Curiosity may have killed the cat, but it's from curiosity that we learn, invent, discover, and create.
From this premise and author Tory Christie's passion to encourage young people--especially girls--to explore science, The Curious McCarthy four-book set was born.
Ten-year-old Curious, whose real name is Curie (after Marie, the scientist), is one of seven kids with an English teacher mom and an engineer dad. The family and other characters are introduced with humor in illustrations by Mina Price at the beginning of the books.
In Curious McCarthy's Electric Ideas, the electricity goes off at the McCarthy home, leading Curious to be, well, curious, about electricity. Where does it come from? How does it work? She develops a hypothesis and tries to beat her trouble-maker little brother, John Glenn, in figuring it out. She also tries to beat a schoolmate in the annual arm wrestling championship. You'll have to read it to find out what happens.
This is a fiction book, yet the author includes footnotes. You say you skip those? Oh, don't! These are full of humor and tangential information. Be careful as you read, though, or you might learn something about electricity. Kids will love the school and family situations and great humor throughout.
Each book can stand alone, but contains the same family of characters. Other books in the set:
Author Tory Christie, pen name of Victoria Christensen and Dakotas-Society of Children's Writers and Illustrators (SCBWI) member agreed to answer a few questions.
Jane: What would you like our readers to know?
Tory: I think science should be fun and I hope that the Curious McCarthy books reflect that. I'd love to see more kids (and adults) approach the world with a sense of curiosity and wonder.
Jane: I love Curious McCarthy’s Electric Ideas and look forward to reading the other 3 titles in this set! Which one did you write first and what was the spark (pun intended) for the characters and plot?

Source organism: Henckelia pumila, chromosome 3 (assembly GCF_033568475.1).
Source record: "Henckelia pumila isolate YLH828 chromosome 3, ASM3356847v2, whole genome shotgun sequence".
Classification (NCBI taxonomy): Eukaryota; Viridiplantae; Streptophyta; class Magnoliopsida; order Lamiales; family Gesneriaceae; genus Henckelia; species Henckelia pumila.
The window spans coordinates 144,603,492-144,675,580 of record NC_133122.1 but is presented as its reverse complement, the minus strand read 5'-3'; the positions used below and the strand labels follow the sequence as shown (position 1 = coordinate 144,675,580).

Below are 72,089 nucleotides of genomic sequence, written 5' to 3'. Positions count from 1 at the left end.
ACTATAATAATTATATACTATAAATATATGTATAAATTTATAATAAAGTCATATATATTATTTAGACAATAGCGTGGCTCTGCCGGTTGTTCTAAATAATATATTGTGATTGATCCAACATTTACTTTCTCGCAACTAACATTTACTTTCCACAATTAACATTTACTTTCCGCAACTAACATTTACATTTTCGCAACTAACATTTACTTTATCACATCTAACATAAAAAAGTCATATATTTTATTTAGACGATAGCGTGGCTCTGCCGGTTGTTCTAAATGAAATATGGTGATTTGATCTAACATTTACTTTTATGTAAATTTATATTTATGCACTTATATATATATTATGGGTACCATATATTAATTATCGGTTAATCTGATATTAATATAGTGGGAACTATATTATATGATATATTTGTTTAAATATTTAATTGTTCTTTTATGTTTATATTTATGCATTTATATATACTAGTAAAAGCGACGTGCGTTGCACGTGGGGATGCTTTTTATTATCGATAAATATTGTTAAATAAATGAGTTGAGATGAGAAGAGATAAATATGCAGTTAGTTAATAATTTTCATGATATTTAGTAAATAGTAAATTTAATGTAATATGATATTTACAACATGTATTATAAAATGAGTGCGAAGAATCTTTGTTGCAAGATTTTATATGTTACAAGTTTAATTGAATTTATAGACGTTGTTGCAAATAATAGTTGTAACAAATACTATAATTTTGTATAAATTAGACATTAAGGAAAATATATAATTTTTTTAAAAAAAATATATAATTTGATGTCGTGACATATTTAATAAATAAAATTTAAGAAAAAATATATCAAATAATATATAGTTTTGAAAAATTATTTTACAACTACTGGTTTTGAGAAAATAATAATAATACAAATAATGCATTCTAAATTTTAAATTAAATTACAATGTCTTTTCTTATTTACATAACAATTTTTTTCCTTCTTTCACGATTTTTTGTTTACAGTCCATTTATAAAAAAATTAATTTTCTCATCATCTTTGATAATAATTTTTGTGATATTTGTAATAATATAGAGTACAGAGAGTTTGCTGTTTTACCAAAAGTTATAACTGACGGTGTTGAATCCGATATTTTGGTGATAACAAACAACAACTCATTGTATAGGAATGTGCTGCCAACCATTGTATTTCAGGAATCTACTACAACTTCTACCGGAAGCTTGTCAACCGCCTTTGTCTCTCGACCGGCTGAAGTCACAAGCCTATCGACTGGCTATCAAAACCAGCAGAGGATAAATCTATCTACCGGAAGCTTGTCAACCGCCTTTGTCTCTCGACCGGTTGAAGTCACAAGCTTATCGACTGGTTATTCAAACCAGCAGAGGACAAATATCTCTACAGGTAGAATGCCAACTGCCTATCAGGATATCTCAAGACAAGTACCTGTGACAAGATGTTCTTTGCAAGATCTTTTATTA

Tory: Thank you so much for the feedback. I hope you love the other three titles just as much! I wrote the Power of Observation first. It was based on the true story of when I went to a new school. I don't want this to be a spoiler, so I won't spill the beans on what happens in that first book. You'll just have to read the story! Every book is loosely based on true events and the characters are based on my family. Oh ... wait ... the books are fiction ... really. Let's just say that my childhood and my large family gave me a lot of inspiration for the characters in the Curious McCarthy books. As for the plot, that is based on my quest to become a real scientist, even though I didn't have any science role models as a kid.
Jane: Usually when an author turns a manuscript in to an editor, it takes a year or more before it’s actually ready for publication. Your story is much different! Tell us about it.
Tory: Curious McCarthy started out as a picture book in the spring of 2016, believe it or not. I sent it to an agent who loved the voice, but thought it was better material for a chapter book. So, I spent a few weeks revising. In June of 2016, I brought the book to a SCBWI in Fargo to have it critiqued by editor Julie Gassman of Capstone Publishing. She introduced herself as the youngest in a family of nine, and I knew right then that she would "get" the humor of being part of a large family. She asked for the full manuscript right away. I wrote Family Chemistry and Electric Ideas as I waited for an answer. Before I knew it, I had a four book contract and spent much of the fall of 2016 working with Julie and Capstone's team on editing the first three books and writing the fourth, Not-So-Perfect Pitch.
Jane: Are you working on more science-related books? What should we watch for from you?
Tory: Right now I am working on two children's non-fiction books that are more closely related to my career as a scientist. The first is on Renewable Energy and the second is called Where's the Water? They should be published some time this spring.
Jane: Are you more like Curious McCarthy or like John Glenn? ;)
Tory: Really? John Glenn and I have nothing in common!
Jane: Hmm...I'm curious about that, Tory. I'll have to read the other books and get to know you better to find out if you're telling the truth! I'll watch for your other books, too! Thanks for the interview!